I have to add that I think your advice to “Do YOU” is superb and applicable in virtually any situation, not just this. YOU are all you can control.

  • Good post Sonny and way to provide perspective. Here’s what I’ve been thinking. Are these detractors the same group who have crushed traditional media day in and day out about its inability to harness the power of social media and bring it to the people? The same people who go on and on about how media organizations need to embrace social media and how those who don’t “get” it are pretty much lame?
    Perhaps the mainstream media was and still is a little leary of change. Sounds familiar?Angela | @communitygirl

  • @Scott – Exactly. We’re not naive in going on about our business while all this celebrity hoopla goes on, but so long we understand there’s a much larger picture to focus on before our energy is exerted on a topic that will honestly probably simmer down within a week.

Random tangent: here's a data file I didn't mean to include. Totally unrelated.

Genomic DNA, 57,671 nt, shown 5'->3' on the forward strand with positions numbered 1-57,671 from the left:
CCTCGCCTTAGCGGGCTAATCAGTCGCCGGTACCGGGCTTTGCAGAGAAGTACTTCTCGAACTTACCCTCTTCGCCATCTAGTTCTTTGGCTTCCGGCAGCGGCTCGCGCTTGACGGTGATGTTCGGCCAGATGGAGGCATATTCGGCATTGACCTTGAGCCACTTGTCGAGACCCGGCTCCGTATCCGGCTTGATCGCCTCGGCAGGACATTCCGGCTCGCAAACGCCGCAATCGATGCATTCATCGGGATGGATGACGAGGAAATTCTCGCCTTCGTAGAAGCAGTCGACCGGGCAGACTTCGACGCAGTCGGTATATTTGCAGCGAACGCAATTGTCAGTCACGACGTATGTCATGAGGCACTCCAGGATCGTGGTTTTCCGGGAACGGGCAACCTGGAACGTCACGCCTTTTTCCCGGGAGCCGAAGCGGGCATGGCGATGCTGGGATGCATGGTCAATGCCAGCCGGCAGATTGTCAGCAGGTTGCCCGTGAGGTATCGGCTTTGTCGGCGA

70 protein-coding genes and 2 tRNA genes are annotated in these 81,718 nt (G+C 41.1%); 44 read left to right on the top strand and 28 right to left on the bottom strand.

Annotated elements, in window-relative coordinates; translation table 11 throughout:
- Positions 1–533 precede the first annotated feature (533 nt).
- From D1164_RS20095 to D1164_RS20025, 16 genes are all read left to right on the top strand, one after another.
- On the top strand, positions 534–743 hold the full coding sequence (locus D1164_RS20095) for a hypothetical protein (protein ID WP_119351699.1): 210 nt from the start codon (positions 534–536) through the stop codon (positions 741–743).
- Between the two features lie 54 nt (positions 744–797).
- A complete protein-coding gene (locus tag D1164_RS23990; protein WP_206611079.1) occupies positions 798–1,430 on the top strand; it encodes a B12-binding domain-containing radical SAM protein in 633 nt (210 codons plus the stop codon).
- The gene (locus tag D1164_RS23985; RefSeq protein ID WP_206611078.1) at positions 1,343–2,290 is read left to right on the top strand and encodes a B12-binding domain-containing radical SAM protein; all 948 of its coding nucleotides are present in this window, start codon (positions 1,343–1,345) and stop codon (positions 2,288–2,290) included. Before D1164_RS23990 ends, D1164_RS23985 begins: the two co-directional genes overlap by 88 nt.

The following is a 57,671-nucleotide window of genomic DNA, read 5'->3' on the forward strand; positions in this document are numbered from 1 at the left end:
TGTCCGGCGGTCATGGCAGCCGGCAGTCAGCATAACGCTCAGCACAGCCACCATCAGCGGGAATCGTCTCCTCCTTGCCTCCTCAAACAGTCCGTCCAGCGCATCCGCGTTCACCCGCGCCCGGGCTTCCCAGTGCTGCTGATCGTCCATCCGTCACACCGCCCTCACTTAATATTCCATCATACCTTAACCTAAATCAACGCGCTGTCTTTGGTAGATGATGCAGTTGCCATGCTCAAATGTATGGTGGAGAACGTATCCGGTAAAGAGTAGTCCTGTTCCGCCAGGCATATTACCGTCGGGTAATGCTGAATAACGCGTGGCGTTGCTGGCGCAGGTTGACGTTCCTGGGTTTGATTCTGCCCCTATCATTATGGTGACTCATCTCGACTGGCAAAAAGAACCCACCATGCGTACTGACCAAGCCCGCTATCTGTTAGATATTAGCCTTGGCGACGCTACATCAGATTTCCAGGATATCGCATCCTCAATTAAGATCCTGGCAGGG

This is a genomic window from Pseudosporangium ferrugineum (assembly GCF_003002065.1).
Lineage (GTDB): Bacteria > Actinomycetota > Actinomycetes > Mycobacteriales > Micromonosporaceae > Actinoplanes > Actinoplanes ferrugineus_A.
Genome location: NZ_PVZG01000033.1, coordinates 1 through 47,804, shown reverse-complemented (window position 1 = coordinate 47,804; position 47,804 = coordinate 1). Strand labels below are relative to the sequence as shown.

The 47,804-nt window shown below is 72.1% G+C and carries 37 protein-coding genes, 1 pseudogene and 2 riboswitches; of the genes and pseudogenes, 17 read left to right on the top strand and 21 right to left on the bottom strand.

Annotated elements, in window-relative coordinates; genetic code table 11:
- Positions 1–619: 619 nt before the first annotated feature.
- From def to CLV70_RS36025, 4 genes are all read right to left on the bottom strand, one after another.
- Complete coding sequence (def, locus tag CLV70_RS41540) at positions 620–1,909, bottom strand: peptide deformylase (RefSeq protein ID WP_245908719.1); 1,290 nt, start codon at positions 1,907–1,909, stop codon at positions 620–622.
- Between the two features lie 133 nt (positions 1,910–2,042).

@Chuck – You made a great point on Twitter when you first said that. The impact being on the platform (which I understand can be adversely effected as far as downtime)…but individually, our communities are intact.

    @mmusa – How’d you guess =) Now from a macro perspective, Twitter will probably become a lot harder to maintain and stabilize, but from a user’s perspective, I don’t think our management will change – it’s all in how we use it and who we wish to connect with.

  • @Tara – You make a great point that I failed to mention. Mistakes. We’ve all made them and we all continue to do so, along with companies. We were quick to judge Skittles and their little splash into SM, but I remember David Armano having a post on how brands and individuals are going to make mistakes in this changing space. ‘Learn by doing. Get over it.’